SBJ/June 4 - 10, 2001/No Topic Name

O’Neal agent Armato returns as volleyball CEO

Leonard Armato, best known as Shaquille O'Neal's agent, has officially returned as CEO of the beach volleyball tour he helped found almost two decades ago.

The Association of Volleyball Professionals, which achieved significant popularity in the 1980s and early '90s, will return Friday for the first of eight events that will, for the first time, combine men's and women's competition.

Armato said he will invest "in the upper seven figures" to acquire and resuscitate the AVP and Beach Volleyball America, a fledgling women's tour that featured his girlfriend, Holly McPeak.

"This season we'll try to stabilize the tour," said Armato, who will continue as O'Neal's agent while running the AVP. "Next year should be a growth year."

Most of last year's major sponsors are returning this season, but Armato said that growing the sponsorship base, as well as media partnerships — all events will be shown tape-delayed on Fox Sports Net — are keys to the future. The tour has five returning sponsors — Michelob Light, Speedo, Wilson, Paul Mitchell Systems and Sunkist.

The goal will be to create stars to help market the tour.

Armato's predecessors tried the same thing and achieved some success during the last two years. The tour was owned by Spencer Trask, an investment banking firm in New York, and managed by Bill Berger.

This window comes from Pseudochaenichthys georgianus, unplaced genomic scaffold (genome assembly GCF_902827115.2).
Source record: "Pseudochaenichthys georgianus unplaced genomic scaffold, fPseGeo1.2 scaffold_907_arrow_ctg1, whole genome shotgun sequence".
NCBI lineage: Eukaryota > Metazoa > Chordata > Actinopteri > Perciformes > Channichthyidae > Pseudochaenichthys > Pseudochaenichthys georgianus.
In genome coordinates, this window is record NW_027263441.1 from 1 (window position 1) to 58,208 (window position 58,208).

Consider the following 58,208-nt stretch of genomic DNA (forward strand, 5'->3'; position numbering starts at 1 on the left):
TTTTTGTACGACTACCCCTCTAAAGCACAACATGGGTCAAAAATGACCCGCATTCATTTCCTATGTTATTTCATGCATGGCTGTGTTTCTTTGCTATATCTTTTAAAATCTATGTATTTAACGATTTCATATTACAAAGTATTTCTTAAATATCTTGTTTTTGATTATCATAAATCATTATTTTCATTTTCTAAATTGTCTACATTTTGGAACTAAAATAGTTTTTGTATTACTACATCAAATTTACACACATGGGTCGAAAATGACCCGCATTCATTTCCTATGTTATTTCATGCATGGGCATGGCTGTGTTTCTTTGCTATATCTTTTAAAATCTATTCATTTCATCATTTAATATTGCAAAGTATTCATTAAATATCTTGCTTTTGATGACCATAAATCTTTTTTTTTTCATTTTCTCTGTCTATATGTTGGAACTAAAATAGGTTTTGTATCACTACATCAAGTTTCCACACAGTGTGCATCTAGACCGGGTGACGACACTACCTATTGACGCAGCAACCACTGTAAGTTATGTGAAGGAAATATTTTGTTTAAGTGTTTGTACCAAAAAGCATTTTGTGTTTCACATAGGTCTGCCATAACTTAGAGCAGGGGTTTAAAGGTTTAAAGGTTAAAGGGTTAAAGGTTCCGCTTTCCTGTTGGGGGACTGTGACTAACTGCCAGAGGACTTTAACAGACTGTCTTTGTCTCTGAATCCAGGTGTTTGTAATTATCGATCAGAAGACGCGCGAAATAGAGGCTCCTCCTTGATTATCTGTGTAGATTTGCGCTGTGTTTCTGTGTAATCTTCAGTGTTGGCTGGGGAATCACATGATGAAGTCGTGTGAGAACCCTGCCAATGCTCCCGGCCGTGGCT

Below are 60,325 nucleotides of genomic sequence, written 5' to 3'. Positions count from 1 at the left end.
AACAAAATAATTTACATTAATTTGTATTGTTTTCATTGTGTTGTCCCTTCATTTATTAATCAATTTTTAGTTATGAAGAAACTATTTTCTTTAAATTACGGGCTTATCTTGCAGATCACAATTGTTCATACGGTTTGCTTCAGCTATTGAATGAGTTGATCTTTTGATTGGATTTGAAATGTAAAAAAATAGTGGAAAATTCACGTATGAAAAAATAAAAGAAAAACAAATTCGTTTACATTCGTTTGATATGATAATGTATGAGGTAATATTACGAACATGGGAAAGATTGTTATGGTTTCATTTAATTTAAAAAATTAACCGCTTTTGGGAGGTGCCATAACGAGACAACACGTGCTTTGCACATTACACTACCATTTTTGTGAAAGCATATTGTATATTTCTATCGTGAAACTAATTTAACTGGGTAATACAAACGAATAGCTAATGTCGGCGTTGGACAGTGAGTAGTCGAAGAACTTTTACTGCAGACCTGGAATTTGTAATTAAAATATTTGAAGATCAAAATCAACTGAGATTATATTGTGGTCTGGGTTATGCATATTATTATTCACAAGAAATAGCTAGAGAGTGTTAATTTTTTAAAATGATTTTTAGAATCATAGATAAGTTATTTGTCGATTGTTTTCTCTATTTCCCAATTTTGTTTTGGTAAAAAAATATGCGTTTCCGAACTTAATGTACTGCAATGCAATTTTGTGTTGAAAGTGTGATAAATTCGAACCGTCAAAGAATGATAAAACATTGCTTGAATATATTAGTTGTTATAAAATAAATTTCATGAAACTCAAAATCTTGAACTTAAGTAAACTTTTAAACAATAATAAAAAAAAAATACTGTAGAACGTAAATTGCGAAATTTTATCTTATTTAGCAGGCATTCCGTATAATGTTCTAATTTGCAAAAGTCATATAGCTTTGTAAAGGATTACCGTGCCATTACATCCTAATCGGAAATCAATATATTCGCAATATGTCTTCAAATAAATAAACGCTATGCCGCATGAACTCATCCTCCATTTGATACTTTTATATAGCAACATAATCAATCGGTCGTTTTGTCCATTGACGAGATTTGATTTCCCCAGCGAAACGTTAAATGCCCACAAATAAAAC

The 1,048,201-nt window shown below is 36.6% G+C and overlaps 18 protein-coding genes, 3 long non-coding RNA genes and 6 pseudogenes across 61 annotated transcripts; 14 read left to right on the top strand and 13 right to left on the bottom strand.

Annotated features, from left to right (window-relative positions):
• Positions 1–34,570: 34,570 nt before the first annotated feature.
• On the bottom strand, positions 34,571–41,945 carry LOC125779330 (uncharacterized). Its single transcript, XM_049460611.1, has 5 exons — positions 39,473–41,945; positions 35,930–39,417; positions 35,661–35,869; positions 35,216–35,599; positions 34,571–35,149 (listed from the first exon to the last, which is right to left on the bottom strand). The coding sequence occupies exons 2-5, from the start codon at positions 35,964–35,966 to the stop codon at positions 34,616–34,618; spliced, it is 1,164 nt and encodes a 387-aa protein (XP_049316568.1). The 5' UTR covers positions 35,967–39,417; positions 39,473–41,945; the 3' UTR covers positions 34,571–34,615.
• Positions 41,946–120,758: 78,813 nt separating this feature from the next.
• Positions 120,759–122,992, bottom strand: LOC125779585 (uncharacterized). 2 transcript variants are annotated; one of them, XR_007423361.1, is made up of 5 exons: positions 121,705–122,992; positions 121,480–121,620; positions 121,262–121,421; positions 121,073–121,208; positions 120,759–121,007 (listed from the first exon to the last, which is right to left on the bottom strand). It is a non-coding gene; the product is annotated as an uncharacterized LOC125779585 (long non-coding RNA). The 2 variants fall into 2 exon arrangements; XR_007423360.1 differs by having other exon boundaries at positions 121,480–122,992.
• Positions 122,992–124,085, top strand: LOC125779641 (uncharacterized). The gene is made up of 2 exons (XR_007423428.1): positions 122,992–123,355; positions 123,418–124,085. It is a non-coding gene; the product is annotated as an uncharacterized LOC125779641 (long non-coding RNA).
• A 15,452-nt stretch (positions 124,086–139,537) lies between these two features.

Their first move was to take management of the tour away from the players, who some believe drove the tour to seek Chapter 11 bankruptcy protection two years ago by ordaining exorbitant prize money.

When the tour reorganized, Berger signed top players to long-term contracts and reduced prize money to about $1 million for the entire season. The AVP also held several events that featured women, including icon Gabrielle Reece.

But what they ultimately found was a lifestyle-sport marketplace that had gravitated away from volleyball and toward more youth-oriented individual sports such as skateboarding and BMX biking.

"Beach volleyball is way more like the traditional team sports than it is the action sports that are more popular now," said Bill Carter, president of FUSE Integrated Sports Marketing. "It really doesn't fit into action sports."

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